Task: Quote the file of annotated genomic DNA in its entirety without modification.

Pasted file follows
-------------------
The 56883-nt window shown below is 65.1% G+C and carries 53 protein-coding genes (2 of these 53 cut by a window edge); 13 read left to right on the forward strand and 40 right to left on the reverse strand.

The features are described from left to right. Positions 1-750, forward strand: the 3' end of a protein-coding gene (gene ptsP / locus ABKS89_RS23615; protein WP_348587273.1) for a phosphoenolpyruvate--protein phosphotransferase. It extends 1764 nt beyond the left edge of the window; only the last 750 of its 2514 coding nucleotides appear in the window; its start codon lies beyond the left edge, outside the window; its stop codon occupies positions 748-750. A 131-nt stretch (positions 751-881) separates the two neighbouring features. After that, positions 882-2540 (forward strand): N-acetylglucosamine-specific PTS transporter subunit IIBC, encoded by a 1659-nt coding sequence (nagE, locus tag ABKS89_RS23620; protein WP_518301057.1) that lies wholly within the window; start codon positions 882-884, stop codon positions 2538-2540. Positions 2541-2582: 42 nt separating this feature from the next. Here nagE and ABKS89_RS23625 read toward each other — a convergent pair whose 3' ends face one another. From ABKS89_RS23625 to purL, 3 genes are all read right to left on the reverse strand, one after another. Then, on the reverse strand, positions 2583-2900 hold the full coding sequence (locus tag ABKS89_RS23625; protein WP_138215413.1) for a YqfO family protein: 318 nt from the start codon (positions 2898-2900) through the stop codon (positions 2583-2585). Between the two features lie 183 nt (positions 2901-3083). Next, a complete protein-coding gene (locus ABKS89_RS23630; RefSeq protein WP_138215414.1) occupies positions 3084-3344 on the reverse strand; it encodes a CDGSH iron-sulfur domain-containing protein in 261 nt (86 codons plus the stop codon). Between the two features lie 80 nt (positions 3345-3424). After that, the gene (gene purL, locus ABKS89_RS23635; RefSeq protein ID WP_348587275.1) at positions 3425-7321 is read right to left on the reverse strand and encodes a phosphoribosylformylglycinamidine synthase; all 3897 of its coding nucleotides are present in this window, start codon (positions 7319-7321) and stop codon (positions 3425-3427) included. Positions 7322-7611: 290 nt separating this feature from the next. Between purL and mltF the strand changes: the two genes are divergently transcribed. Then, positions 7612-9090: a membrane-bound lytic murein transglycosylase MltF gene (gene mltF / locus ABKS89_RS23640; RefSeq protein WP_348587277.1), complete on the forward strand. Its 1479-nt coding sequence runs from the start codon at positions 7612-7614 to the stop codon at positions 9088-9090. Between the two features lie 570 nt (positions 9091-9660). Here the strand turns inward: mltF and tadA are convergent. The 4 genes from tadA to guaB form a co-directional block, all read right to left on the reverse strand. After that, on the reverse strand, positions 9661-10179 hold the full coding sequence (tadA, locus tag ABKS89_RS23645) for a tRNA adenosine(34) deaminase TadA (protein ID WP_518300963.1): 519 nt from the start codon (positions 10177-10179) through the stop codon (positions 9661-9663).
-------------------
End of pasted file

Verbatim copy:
The 56883-nt window shown below is 65.1% G+C and carries 53 protein-coding genes (2 of these 53 cut by a window edge); 13 read left to right on the forward strand and 40 right to left on the reverse strand.

The features are described from left to right. Positions 1-750, forward strand: the 3' end of a protein-coding gene (gene ptsP / locus ABKS89_RS23615; protein WP_348587273.1) for a phosphoenolpyruvate--protein phosphotransferase. It extends 1764 nt beyond the left edge of the window; only the last 750 of its 2514 coding nucleotides appear in the window; its start codon lies beyond the left edge, outside the window; its stop codon occupies positions 748-750. A 131-nt stretch (positions 751-881) separates the two neighbouring features. After that, positions 882-2540 (forward strand): N-acetylglucosamine-specific PTS transporter subunit IIBC, encoded by a 1659-nt coding sequence (nagE, locus tag ABKS89_RS23620; protein WP_518301057.1) that lies wholly within the window; start codon positions 882-884, stop codon positions 2538-2540. Positions 2541-2582: 42 nt separating this feature from the next. Here nagE and ABKS89_RS23625 read toward each other — a convergent pair whose 3' ends face one another. From ABKS89_RS23625 to purL, 3 genes are all read right to left on the reverse strand, one after another. Then, on the reverse strand, positions 2583-2900 hold the full coding sequence (locus tag ABKS89_RS23625; protein WP_138215413.1) for a YqfO family protein: 318 nt from the start codon (positions 2898-2900) through the stop codon (positions 2583-2585). Between the two features lie 183 nt (positions 2901-3083). Next, a complete protein-coding gene (locus ABKS89_RS23630; RefSeq protein WP_138215414.1) occupies positions 3084-3344 on the reverse strand; it encodes a CDGSH iron-sulfur domain-containing protein in 261 nt (86 codons plus the stop codon). Between the two features lie 80 nt (positions 3345-3424). After that, the gene (gene purL, locus ABKS89_RS23635; RefSeq protein ID WP_348587275.1) at positions 3425-7321 is read right to left on the reverse strand and encodes a phosphoribosylformylglycinamidine synthase; all 3897 of its coding nucleotides are present in this window, start codon (positions 7319-7321) and stop codon (positions 3425-3427) included. Positions 7322-7611: 290 nt separating this feature from the next. Between purL and mltF the strand changes: the two genes are divergently transcribed. Then, positions 7612-9090: a membrane-bound lytic murein transglycosylase MltF gene (gene mltF / locus ABKS89_RS23640; RefSeq protein WP_348587277.1), complete on the forward strand. Its 1479-nt coding sequence runs from the start codon at positions 7612-7614 to the stop codon at positions 9088-9090. Between the two features lie 570 nt (positions 9091-9660). Here the strand turns inward: mltF and tadA are convergent. The 4 genes from tadA to guaB form a co-directional block, all read right to left on the reverse strand. After that, on the reverse strand, positions 9661-10179 hold the full coding sequence (tadA, locus tag ABKS89_RS23645) for a tRNA adenosine(34) deaminase TadA (protein ID WP_518300963.1): 519 nt from the start codon (positions 10177-10179) through the stop codon (positions 9661-9663).